Lifelong Cody resident Ronald Spomer has a different perspective on the heart of the matter and what the billboard means, seeing it as a rejection of big city culture. He said he has seen Cody become over-commercialized in his lifetime, with major corporations like Walmart and Starbucks putting down roots and more restrictive laws infiltrating the community, pushed by what he sees as an unquenchable thirst for constant change.
“If you don’t learn from the past, we keep making the same mistakes,” he said. “We’ve kind of lost the flavor of who we are.”
Threats to way of life
Garrett said she finds validity in Spomer’s perspective and said her current hometown has been hurt by the same problems he addresses.
“It went from a small town to a city, changing many things with unregulated and irresponsible growth,” she said. “But it doesn’t have to do with the people moving here, it has all to do with the politics, the laws, the real estate developers… . It is the regulations or lack of regulations the city officials, council, boards and commissions and so forth create. It is the lack of people becoming involved who are complaining or not voting or speaking out when issues like this arise.”
Although there has been a noticeable recent influx of newcomers to Cody, Spomer said he has seen this trend developing since the 1980s.
“A lot of them are just trying to run away from taxes,” he said.
Lasseter said he was surprised to find Wyoming was not as conservative as he expected when moving here about five years ago. In response to seeing people he did not view as true conservatives elected to local city councils and school boards, he decided to run in the last two school board elections.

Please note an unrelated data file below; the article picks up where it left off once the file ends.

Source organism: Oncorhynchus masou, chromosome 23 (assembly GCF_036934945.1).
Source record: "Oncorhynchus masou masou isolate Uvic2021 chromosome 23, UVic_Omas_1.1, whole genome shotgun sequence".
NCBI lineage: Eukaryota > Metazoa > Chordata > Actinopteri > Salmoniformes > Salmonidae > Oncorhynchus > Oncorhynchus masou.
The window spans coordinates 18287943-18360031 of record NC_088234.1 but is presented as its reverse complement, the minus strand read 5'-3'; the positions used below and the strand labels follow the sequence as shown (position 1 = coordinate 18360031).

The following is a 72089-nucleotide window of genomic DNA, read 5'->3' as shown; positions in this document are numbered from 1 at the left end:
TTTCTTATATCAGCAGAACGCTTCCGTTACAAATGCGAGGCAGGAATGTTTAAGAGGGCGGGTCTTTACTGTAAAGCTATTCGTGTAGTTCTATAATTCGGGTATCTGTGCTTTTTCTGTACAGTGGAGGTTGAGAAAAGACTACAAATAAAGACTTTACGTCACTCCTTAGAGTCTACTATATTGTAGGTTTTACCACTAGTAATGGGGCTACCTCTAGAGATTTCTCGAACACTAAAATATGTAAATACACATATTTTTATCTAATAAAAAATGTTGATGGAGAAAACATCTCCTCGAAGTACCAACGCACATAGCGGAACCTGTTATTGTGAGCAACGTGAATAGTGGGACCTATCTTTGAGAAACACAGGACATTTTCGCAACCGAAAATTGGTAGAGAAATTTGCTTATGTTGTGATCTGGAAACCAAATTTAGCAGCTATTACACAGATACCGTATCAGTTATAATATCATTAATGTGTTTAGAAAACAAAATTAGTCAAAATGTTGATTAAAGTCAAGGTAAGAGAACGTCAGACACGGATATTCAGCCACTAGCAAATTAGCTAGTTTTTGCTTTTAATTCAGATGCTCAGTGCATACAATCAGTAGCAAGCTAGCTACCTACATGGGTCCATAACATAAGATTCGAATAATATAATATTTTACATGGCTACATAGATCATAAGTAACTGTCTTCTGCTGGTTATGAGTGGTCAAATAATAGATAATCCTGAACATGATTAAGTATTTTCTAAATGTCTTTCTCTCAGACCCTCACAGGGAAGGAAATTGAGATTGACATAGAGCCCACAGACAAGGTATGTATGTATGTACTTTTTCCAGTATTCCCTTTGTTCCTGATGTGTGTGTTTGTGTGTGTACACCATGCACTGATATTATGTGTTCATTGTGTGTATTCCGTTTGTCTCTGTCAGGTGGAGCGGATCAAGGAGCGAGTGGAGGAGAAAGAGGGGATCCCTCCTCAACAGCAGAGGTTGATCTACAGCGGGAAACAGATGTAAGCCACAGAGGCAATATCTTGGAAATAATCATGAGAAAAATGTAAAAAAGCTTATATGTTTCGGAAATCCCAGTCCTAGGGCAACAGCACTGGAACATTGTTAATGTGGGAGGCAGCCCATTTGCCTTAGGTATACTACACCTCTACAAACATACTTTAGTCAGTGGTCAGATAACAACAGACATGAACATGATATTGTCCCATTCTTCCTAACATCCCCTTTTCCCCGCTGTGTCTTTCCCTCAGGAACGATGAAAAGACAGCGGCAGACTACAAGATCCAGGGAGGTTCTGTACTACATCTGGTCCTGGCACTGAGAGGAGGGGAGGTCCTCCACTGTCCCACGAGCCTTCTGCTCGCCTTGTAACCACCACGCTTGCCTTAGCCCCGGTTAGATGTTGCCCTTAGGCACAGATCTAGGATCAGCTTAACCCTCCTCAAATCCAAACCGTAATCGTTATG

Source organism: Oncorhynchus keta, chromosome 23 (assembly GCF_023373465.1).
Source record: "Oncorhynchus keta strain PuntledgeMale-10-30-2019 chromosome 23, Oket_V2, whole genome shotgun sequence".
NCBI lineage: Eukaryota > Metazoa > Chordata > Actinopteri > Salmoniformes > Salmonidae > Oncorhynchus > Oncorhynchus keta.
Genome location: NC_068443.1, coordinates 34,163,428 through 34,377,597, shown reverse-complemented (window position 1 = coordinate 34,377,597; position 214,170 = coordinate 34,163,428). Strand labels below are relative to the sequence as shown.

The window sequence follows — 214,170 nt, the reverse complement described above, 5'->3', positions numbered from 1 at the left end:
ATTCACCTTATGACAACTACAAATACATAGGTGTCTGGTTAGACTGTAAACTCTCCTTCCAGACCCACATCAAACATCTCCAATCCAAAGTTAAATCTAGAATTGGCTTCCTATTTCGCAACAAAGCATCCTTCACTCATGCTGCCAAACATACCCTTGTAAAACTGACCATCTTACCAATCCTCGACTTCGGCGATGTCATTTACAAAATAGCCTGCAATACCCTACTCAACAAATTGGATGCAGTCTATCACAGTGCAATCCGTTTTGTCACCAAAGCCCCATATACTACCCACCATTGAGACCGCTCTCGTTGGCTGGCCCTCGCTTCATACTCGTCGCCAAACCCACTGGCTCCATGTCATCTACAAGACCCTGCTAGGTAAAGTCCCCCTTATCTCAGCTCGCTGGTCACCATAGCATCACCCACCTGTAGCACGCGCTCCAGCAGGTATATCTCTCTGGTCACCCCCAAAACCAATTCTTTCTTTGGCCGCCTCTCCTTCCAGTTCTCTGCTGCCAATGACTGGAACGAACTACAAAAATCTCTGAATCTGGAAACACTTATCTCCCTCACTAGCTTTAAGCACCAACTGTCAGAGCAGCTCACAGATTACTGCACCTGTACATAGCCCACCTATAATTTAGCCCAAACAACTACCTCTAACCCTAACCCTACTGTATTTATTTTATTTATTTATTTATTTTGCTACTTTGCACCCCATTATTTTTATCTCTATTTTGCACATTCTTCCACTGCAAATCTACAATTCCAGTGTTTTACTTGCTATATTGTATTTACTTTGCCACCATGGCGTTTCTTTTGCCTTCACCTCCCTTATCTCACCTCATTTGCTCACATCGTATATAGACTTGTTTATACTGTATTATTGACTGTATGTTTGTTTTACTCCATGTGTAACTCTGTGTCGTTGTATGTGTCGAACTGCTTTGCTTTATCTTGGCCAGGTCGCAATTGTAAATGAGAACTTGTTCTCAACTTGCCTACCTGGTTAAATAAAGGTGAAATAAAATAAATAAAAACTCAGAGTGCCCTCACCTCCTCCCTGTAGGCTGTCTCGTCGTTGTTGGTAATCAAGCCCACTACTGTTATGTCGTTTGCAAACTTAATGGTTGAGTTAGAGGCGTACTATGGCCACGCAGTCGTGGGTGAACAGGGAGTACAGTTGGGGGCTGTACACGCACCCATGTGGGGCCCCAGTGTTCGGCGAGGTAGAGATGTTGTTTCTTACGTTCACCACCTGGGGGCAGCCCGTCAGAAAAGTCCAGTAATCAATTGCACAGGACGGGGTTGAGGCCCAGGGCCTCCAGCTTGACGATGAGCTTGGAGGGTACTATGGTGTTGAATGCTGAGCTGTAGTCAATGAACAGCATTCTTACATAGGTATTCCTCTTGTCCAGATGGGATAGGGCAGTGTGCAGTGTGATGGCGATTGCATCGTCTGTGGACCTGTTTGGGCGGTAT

By putting himself so prominently in the public’s eye, he said he has fallen victim to a number of insults, called names like “Nazi” for his desire to “fiercely stand up” for his beliefs.
“It’s so easy to try and link people into groups to try and win an argument,” he said. “If you believe in conservative principles it doesn’t make you a racist.”
When the billboard image was posted on Cody Area Classifieds, it led to hundreds of comments on both sides of the issue.
“This billboard helps to fuel hatred and divisiveness intended or not, something one can see on social media,” Garret said. “This statement has been used since I was born in Cody and was still being used when I left after high school.”
Some of the people who have spoken up most about the worries of Californians and others moving in and changing the character of the place are more recent arrivals themselves.
Prince only lives in the area part time, and Lasseter is still relatively new to town.
From Lasseter’s perspective, newcomers like him have seen how the changes to a city start. He said recent changes in Cody remind him of the shifts taking place in his former home of Branson, Mo., about 20 years ago. Lasseter said a boom in the tourism industry there brought an influx of new residents and corresponding growth in unemployment and drug use.
“I don’t want Cody to turn into what I left,” he said.